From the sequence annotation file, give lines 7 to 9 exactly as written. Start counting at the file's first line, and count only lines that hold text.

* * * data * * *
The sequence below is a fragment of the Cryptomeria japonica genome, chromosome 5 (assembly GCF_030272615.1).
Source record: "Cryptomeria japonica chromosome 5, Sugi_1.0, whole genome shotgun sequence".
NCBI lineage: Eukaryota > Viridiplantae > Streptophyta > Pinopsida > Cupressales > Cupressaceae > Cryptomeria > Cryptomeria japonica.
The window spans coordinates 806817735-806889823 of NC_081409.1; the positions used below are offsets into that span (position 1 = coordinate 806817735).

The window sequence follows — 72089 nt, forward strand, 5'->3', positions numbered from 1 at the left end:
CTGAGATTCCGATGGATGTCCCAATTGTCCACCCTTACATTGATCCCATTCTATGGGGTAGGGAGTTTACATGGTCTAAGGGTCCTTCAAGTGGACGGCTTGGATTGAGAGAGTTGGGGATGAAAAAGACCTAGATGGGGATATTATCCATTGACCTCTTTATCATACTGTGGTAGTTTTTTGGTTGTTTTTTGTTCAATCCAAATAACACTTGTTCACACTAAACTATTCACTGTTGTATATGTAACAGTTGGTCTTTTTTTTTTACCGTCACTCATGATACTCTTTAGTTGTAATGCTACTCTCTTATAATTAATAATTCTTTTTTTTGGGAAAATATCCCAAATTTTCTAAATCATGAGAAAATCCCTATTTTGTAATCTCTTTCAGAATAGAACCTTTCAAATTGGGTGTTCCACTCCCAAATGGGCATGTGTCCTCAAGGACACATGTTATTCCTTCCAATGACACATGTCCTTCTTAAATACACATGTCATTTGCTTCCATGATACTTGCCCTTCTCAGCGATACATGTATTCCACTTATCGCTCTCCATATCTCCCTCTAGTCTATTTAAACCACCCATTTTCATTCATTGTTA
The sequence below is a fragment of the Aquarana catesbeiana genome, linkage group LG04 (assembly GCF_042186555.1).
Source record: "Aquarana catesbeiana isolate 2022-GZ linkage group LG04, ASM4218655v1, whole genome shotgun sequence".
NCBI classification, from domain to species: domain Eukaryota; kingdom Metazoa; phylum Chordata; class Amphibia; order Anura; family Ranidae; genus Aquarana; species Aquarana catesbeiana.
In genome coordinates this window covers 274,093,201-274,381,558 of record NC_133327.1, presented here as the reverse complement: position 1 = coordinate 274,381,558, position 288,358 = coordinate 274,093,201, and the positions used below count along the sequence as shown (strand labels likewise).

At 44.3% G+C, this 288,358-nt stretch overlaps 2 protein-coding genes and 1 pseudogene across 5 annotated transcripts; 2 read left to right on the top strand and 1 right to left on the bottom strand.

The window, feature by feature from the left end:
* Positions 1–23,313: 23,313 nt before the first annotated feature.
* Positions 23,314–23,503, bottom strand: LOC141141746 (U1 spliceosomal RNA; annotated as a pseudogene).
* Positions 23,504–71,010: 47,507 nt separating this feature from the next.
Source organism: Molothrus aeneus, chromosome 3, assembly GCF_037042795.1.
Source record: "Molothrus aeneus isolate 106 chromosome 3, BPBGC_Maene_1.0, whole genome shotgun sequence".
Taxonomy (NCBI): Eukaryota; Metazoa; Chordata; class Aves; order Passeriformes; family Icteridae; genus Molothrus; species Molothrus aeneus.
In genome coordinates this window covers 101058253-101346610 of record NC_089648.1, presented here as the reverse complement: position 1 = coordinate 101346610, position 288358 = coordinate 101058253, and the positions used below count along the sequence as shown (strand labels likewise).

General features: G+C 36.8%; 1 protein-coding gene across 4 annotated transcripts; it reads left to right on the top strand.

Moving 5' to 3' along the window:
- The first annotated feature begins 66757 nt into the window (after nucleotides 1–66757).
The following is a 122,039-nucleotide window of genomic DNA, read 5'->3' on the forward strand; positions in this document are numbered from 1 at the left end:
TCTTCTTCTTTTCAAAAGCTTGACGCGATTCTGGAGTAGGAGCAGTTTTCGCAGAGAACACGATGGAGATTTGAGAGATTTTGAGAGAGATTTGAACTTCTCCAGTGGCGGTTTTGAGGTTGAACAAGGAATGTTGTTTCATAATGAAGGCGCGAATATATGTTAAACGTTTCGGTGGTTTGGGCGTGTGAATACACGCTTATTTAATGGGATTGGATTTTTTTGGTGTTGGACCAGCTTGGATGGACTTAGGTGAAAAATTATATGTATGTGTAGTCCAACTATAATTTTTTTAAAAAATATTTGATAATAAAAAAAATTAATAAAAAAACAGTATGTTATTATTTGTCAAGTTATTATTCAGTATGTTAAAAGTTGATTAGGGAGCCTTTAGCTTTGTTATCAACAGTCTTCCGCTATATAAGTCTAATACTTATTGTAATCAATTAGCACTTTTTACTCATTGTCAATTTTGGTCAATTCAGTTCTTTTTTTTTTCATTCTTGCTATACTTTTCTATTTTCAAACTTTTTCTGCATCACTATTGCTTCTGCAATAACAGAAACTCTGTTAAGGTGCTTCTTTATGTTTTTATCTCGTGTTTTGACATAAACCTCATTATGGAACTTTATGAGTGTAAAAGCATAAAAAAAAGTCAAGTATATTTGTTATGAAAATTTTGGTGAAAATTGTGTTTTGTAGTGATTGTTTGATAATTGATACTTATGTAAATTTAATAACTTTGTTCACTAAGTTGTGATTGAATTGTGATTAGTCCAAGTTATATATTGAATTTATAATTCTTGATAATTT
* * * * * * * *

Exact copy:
The sequence below is a fragment of the Aquarana catesbeiana genome, linkage group LG04 (assembly GCF_042186555.1).
Source record: "Aquarana catesbeiana isolate 2022-GZ linkage group LG04, ASM4218655v1, whole genome shotgun sequence".
NCBI classification, from domain to species: domain Eukaryota; kingdom Metazoa; phylum Chordata; class Amphibia; order Anura; family Ranidae; genus Aquarana; species Aquarana catesbeiana.